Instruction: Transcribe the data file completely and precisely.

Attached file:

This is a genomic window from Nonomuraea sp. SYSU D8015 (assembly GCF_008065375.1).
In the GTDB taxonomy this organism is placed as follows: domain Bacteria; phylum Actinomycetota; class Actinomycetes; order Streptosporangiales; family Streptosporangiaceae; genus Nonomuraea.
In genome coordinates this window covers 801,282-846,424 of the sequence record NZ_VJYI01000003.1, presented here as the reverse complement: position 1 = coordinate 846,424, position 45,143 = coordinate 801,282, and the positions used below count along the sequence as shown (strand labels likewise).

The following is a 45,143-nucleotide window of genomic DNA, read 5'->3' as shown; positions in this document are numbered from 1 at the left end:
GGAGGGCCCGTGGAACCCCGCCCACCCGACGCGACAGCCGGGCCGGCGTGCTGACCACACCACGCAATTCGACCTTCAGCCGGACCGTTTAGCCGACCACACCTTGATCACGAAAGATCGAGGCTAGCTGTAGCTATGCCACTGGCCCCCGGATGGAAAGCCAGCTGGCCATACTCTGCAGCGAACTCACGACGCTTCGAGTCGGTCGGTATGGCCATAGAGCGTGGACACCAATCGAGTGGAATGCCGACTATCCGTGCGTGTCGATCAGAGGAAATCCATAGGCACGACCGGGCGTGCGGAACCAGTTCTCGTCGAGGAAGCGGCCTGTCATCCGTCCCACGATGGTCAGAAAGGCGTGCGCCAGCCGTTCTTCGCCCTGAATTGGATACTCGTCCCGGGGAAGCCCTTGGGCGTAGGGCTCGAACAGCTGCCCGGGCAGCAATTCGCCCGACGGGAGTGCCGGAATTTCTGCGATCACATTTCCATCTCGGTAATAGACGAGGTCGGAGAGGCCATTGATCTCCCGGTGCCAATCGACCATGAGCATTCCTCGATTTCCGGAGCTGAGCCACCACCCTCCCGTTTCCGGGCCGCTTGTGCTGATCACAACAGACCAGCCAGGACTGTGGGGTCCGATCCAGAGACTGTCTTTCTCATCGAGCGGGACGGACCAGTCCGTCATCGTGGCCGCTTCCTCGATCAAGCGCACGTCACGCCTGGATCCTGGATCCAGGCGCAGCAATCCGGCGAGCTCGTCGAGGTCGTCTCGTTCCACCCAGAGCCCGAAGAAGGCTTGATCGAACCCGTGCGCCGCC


This is a genomic window from Nonomuraea sp. SYSU D8015 (assembly GCF_008065375.1).
In the GTDB taxonomy this organism is placed as follows: domain Bacteria; phylum Actinomycetota; class Actinomycetes; order Streptosporangiales; family Streptosporangiaceae; genus Nonomuraea.
In genome coordinates this window covers 801,282-846,424 of the sequence record NZ_VJYI01000003.1, presented here as the reverse complement: position 1 = coordinate 846,424, position 45,143 = coordinate 801,282, and the positions used below count along the sequence as shown (strand labels likewise).

The following is a 45,143-nucleotide window of genomic DNA, read 5'->3' as shown; positions in this document are numbered from 1 at the left end:
GGAGGGCCCGTGGAACCCCGCCCACCCGACGCGACAGCCGGGCCGGCGTGCTGACCACACCACGCAATTCGACCTTCAGCCGGACCGTTTAGCCGACCACACCTTGATCACGAAAGATCGAGGCTAGCTGTAGCTATGCCACTGGCCCCCGGATGGAAAGCCAGCTGGCCATACTCTGCAGCGAACTCACGACGCTTCGAGTCGGTCGGTATGGCCATAGAGCGTGGACACCAATCGAGTGGAATGCCGACTATCCGTGCGTGTCGATCAGAGGAAATCCATAGGCACGACCGGGCGTGCGGAACCAGTTCTCGTCGAGGAAGCGGCCTGTCATCCGTCCCACGATGGTCAGAAAGGCGTGCGCCAGCCGTTCTTCGCCCTGAATTGGATACTCGTCCCGGGGAAGCCCTTGGGCGTAGGGCTCGAACAGCTGCCCGGGCAGCAATTCGCCCGACGGGAGTGCCGGAATTTCTGCGATCACATTTCCATCTCGGTAATAGACGAGGTCGGAGAGGCCATTGATCTCCCGGTGCCAATCGACCATGAGCATTCCTCGATTTCCGGAGCTGAGCCACCACCCTCCCGTTTCCGGGCCGCTTGTGCTGATCACAACAGACCAGCCAGGACTGTGGGGTCCGATCCAGAGACTGTCTTTCTCATCGAGCGGGACGGACCAGTCCGTCATCGTGGCCGCTTCCTCGATCAAGCGCACGTCACGCCTGGATCCTGGATCCAGGCGCAGCAATCCGGCGAGCTCGTCGAGGTCGTCTCGTTCCACCCAGAGCCCGAAGAAGGCTTGATCGAACCCGTGCGCCGCC